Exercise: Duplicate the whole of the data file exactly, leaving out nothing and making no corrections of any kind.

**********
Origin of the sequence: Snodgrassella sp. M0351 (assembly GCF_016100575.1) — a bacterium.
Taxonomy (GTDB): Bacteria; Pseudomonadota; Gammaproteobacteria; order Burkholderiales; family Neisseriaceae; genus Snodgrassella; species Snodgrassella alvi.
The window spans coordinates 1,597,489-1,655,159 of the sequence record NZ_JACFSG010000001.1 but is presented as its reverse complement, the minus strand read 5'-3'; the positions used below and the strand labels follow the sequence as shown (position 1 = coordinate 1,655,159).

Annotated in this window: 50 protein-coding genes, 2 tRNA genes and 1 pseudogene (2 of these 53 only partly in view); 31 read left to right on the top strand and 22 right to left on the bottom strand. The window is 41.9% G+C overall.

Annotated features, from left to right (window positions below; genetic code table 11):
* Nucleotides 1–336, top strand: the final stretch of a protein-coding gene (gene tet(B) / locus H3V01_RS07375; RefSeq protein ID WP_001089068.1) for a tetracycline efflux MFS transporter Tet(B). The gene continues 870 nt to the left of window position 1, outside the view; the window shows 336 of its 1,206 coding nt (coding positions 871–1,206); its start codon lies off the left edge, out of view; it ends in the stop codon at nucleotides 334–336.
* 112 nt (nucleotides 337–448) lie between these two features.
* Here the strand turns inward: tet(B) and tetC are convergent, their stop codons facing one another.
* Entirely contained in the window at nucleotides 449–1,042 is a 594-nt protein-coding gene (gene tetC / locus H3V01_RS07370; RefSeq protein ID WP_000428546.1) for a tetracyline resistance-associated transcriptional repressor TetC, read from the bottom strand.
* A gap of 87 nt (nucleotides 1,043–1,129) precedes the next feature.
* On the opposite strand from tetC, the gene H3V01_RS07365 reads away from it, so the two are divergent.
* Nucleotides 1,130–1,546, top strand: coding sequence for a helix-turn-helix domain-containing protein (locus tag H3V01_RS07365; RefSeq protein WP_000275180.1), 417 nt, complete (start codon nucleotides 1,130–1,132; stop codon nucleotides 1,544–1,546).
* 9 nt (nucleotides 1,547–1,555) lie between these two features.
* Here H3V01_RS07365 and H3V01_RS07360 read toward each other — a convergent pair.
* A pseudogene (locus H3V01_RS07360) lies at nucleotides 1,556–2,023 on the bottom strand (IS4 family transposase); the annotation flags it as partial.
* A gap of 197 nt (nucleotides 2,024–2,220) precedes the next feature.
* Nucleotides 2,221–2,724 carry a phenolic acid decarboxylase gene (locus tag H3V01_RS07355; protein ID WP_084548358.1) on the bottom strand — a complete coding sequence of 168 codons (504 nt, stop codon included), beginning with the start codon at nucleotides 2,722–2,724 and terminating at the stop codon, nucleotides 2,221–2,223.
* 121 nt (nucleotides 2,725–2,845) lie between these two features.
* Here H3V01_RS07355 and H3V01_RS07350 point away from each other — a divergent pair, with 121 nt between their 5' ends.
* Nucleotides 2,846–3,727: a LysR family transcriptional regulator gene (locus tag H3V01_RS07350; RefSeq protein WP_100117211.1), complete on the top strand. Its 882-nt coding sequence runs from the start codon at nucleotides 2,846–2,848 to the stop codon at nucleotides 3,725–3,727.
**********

Origin of the sequence: Snodgrassella sp. M0351 (assembly GCF_016100575.1) — a bacterium.
Taxonomy (GTDB): Bacteria; Pseudomonadota; Gammaproteobacteria; order Burkholderiales; family Neisseriaceae; genus Snodgrassella; species Snodgrassella alvi.
The window spans coordinates 1,597,489-1,655,159 of the sequence record NZ_JACFSG010000001.1 but is presented as its reverse complement, the minus strand read 5'-3'; the positions used below and the strand labels follow the sequence as shown (position 1 = coordinate 1,655,159).

Annotated in this window: 50 protein-coding genes, 2 tRNA genes and 1 pseudogene (2 of these 53 only partly in view); 31 read left to right on the top strand and 22 right to left on the bottom strand. The window is 41.9% G+C overall.

Annotated features, from left to right (window positions below; genetic code table 11):
* Nucleotides 1–336, top strand: the final stretch of a protein-coding gene (gene tet(B) / locus H3V01_RS07375; RefSeq protein ID WP_001089068.1) for a tetracycline efflux MFS transporter Tet(B). The gene continues 870 nt to the left of window position 1, outside the view; the window shows 336 of its 1,206 coding nt (coding positions 871–1,206); its start codon lies off the left edge, out of view; it ends in the stop codon at nucleotides 334–336.
* 112 nt (nucleotides 337–448) lie between these two features.
* Here the strand turns inward: tet(B) and tetC are convergent, their stop codons facing one another.
* Entirely contained in the window at nucleotides 449–1,042 is a 594-nt protein-coding gene (gene tetC / locus H3V01_RS07370; RefSeq protein ID WP_000428546.1) for a tetracyline resistance-associated transcriptional repressor TetC, read from the bottom strand.
* A gap of 87 nt (nucleotides 1,043–1,129) precedes the next feature.
* On the opposite strand from tetC, the gene H3V01_RS07365 reads away from it, so the two are divergent.
* Nucleotides 1,130–1,546, top strand: coding sequence for a helix-turn-helix domain-containing protein (locus tag H3V01_RS07365; RefSeq protein WP_000275180.1), 417 nt, complete (start codon nucleotides 1,130–1,132; stop codon nucleotides 1,544–1,546).
* 9 nt (nucleotides 1,547–1,555) lie between these two features.
* Here H3V01_RS07365 and H3V01_RS07360 read toward each other — a convergent pair.
* A pseudogene (locus H3V01_RS07360) lies at nucleotides 1,556–2,023 on the bottom strand (IS4 family transposase); the annotation flags it as partial.
* A gap of 197 nt (nucleotides 2,024–2,220) precedes the next feature.
* Nucleotides 2,221–2,724 carry a phenolic acid decarboxylase gene (locus tag H3V01_RS07355; protein ID WP_084548358.1) on the bottom strand — a complete coding sequence of 168 codons (504 nt, stop codon included), beginning with the start codon at nucleotides 2,722–2,724 and terminating at the stop codon, nucleotides 2,221–2,223.
* 121 nt (nucleotides 2,725–2,845) lie between these two features.
* Here H3V01_RS07355 and H3V01_RS07350 point away from each other — a divergent pair, with 121 nt between their 5' ends.
* Nucleotides 2,846–3,727: a LysR family transcriptional regulator gene (locus tag H3V01_RS07350; RefSeq protein WP_100117211.1), complete on the top strand. Its 882-nt coding sequence runs from the start codon at nucleotides 2,846–2,848 to the stop codon at nucleotides 3,725–3,727.